“We need to make it accessible to every single one of our developers,” explains Sinclair. Devs can use familiar Apple tools like Xcode, SwiftUI, ARKit, and more to build their apps, which Sinclair believes will ensure the platform remains comprehensible even to developers who have never tried to build an app for what Apple calls its spatial computer.
That’s made a difference, says McLeod. “Designing and developing Blackbox for [augmented reality] is still a huge challenge, but being able to build it all in Swift and with iOS frameworks I’m already familiar with closed the intimidation gap enough for me to dive in,” he said.
There’s more that could be done, though. Palm believes that “Apple needs to continue to build tools and solutions that support them as the platform expands,” arguing that this is just important as the “big, important first steps” of building a strong relationship with both developers and consumers.
Orr, Levy, and Oromi of XRHealth have a more specific request: “If Apple had a grant for those developers that cannot afford to purchase a headset or a Mac, it would help not only the developer community, but also empower the world to create more potentially life-changing applications.”
McLeod agrees that hands-on time with a Vision Pro headset is vital for developers. “Apple should be doing their utmost to get as many developers as possible hardware, or at the very least into the labs,” he explains. “This is truly one of those things where you have to try it to get it — I don’t think you can be moved to build something truly great without that in-headset experience.”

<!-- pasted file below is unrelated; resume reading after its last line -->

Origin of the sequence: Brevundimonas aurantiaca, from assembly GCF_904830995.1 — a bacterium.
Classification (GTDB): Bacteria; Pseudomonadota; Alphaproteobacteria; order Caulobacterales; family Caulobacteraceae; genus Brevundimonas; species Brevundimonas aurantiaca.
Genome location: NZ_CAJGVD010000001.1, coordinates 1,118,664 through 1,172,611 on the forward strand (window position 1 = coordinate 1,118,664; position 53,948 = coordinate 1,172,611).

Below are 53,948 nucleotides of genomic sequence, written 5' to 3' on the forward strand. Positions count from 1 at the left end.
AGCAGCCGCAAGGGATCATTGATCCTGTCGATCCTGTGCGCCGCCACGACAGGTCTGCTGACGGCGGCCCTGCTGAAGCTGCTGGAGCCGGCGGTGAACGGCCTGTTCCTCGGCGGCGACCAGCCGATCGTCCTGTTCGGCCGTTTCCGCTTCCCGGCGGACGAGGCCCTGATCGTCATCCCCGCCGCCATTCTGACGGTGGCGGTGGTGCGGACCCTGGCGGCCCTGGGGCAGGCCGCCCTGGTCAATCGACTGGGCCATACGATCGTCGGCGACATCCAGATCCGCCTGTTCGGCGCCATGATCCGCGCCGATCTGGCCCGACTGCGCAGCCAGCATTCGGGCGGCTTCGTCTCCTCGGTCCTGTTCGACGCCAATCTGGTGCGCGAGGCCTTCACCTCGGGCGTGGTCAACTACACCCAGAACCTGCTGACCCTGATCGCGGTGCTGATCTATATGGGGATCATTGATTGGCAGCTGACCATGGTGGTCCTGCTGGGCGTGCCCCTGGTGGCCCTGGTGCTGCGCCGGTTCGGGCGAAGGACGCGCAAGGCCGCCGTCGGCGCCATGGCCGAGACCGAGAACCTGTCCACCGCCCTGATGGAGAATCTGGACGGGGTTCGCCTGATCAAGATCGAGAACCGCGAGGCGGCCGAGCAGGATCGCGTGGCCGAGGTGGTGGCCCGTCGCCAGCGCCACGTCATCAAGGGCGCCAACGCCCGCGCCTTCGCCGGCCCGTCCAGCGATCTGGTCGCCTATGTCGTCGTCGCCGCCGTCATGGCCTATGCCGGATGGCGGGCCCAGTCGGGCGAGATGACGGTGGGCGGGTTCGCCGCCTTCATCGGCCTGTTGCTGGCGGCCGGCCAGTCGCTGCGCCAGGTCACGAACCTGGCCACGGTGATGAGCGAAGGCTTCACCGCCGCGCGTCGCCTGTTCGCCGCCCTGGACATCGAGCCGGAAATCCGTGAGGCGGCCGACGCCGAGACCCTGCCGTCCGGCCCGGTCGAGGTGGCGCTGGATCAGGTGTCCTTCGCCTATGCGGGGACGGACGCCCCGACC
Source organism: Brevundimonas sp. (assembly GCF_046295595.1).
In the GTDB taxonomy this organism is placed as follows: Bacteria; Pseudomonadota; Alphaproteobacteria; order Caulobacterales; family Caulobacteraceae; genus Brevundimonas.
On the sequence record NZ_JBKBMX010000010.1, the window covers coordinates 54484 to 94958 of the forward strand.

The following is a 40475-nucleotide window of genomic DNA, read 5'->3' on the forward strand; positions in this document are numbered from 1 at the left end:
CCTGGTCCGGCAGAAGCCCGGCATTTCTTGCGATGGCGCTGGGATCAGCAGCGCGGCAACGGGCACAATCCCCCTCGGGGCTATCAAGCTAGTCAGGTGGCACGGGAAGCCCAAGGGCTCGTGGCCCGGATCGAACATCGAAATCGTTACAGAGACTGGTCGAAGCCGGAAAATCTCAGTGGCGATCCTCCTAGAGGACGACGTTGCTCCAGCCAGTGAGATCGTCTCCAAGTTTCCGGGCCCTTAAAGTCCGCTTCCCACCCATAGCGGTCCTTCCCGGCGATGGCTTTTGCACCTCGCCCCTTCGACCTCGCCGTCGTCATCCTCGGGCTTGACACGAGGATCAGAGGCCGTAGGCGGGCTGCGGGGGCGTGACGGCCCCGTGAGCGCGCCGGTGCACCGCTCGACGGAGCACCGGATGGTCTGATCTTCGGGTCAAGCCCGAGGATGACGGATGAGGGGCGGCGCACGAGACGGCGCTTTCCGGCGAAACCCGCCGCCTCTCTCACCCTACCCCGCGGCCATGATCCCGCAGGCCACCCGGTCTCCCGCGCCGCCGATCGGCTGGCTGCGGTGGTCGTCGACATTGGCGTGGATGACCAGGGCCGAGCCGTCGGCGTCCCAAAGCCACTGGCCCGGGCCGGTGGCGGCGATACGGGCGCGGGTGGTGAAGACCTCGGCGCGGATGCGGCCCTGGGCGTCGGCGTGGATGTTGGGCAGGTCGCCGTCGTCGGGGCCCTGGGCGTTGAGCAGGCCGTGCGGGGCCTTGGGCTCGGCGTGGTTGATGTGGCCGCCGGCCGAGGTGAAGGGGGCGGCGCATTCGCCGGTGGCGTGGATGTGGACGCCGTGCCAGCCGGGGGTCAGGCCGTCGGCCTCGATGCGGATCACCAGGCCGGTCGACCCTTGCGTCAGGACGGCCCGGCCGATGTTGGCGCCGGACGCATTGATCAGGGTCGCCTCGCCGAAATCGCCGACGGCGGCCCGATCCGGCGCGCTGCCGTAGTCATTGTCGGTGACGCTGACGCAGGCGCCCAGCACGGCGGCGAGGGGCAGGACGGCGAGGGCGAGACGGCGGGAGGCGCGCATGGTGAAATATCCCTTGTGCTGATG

McLeod also believes that Apple could help by “continuing to push beyond the traditional yearly WWDC cycle to continuously release more example apps, more API documentation, more sessions, and more opportunities to talk directly with engineers at Apple.”
Whether Apple does that remains to be seen, but it’s clear that the developers I spoke to are impressed with that they’ve experienced so far. That bodes well for Apple’s all-in gamble on extended reality.
Of course, these are all developers who are already working on apps for Vision Pro, and so are invested in the platform to some degree or another. The real ongoing test for Apple will be twofold: to convince even more developers to start building on visionOS, and to persuade ordinary folk that it’s worth dropping $3,499 on the type of device most of them have probably never tried before.
Success in either of those areas is by no means guaranteed, but both Apple and the developers I spoke to believe the device is off to a strong start. What’s more certain is that, whether it flourishes or flops, the world is going to keep talking about the Vision Pro.